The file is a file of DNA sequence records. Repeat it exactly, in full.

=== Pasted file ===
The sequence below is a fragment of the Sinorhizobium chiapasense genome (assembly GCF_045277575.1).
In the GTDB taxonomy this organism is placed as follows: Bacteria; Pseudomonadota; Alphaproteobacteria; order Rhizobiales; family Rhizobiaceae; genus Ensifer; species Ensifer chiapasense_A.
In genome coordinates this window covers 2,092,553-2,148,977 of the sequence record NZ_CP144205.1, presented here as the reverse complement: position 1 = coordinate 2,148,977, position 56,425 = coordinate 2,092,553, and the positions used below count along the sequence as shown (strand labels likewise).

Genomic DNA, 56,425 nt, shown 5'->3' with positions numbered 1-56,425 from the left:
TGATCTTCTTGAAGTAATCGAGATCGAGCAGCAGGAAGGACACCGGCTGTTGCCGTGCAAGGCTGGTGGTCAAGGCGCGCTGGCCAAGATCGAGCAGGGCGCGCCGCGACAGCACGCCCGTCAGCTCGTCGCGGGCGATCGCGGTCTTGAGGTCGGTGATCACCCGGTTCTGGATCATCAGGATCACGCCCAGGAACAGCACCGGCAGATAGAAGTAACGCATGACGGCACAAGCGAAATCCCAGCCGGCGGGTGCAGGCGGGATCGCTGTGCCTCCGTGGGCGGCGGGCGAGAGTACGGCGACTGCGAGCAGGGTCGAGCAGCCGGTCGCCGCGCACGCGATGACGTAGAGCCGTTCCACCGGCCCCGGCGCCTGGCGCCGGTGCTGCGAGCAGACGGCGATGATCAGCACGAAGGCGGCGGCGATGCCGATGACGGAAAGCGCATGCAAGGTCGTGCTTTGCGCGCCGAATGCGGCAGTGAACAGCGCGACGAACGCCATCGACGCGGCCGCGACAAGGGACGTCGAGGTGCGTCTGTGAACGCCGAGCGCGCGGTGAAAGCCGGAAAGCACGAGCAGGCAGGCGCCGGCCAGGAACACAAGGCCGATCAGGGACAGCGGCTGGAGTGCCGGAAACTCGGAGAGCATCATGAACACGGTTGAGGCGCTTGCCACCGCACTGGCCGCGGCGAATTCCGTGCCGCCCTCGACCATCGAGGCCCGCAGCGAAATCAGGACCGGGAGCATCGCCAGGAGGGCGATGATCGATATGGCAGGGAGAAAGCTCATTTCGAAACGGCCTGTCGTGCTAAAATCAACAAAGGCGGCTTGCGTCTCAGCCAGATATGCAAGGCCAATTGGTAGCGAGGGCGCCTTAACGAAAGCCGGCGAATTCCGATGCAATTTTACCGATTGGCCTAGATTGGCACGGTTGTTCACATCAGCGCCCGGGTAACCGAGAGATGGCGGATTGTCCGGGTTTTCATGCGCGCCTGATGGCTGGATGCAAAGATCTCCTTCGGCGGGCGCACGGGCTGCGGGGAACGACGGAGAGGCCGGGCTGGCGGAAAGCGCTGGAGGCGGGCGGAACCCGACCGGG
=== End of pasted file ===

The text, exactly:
The sequence below is a fragment of the Sinorhizobium chiapasense genome (assembly GCF_045277575.1).
In the GTDB taxonomy this organism is placed as follows: Bacteria; Pseudomonadota; Alphaproteobacteria; order Rhizobiales; family Rhizobiaceae; genus Ensifer; species Ensifer chiapasense_A.
In genome coordinates this window covers 2,092,553-2,148,977 of the sequence record NZ_CP144205.1, presented here as the reverse complement: position 1 = coordinate 2,148,977, position 56,425 = coordinate 2,092,553, and the positions used below count along the sequence as shown (strand labels likewise).

Genomic DNA, 56,425 nt, shown 5'->3' with positions numbered 1-56,425 from the left:
TGATCTTCTTGAAGTAATCGAGATCGAGCAGCAGGAAGGACACCGGCTGTTGCCGTGCAAGGCTGGTGGTCAAGGCGCGCTGGCCAAGATCGAGCAGGGCGCGCCGCGACAGCACGCCCGTCAGCTCGTCGCGGGCGATCGCGGTCTTGAGGTCGGTGATCACCCGGTTCTGGATCATCAGGATCACGCCCAGGAACAGCACCGGCAGATAGAAGTAACGCATGACGGCACAAGCGAAATCCCAGCCGGCGGGTGCAGGCGGGATCGCTGTGCCTCCGTGGGCGGCGGGCGAGAGTACGGCGACTGCGAGCAGGGTCGAGCAGCCGGTCGCCGCGCACGCGATGACGTAGAGCCGTTCCACCGGCCCCGGCGCCTGGCGCCGGTGCTGCGAGCAGACGGCGATGATCAGCACGAAGGCGGCGGCGATGCCGATGACGGAAAGCGCATGCAAGGTCGTGCTTTGCGCGCCGAATGCGGCAGTGAACAGCGCGACGAACGCCATCGACGCGGCCGCGACAAGGGACGTCGAGGTGCGTCTGTGAACGCCGAGCGCGCGGTGAAAGCCGGAAAGCACGAGCAGGCAGGCGCCGGCCAGGAACACAAGGCCGATCAGGGACAGCGGCTGGAGTGCCGGAAACTCGGAGAGCATCATGAACACGGTTGAGGCGCTTGCCACCGCACTGGCCGCGGCGAATTCCGTGCCGCCCTCGACCATCGAGGCCCGCAGCGAAATCAGGACCGGGAGCATCGCCAGGAGGGCGATGATCGATATGGCAGGGAGAAAGCTCATTTCGAAACGGCCTGTCGTGCTAAAATCAACAAAGGCGGCTTGCGTCTCAGCCAGATATGCAAGGCCAATTGGTAGCGAGGGCGCCTTAACGAAAGCCGGCGAATTCCGATGCAATTTTACCGATTGGCCTAGATTGGCACGGTTGTTCACATCAGCGCCCGGGTAACCGAGAGATGGCGGATTGTCCGGGTTTTCATGCGCGCCTGATGGCTGGATGCAAAGATCTCCTTCGGCGGGCGCACGGGCTGCGGGGAACGACGGAGAGGCCGGGCTGGCGGAAAGCGCTGGAGGCGGGCGGAACCCGACCGGG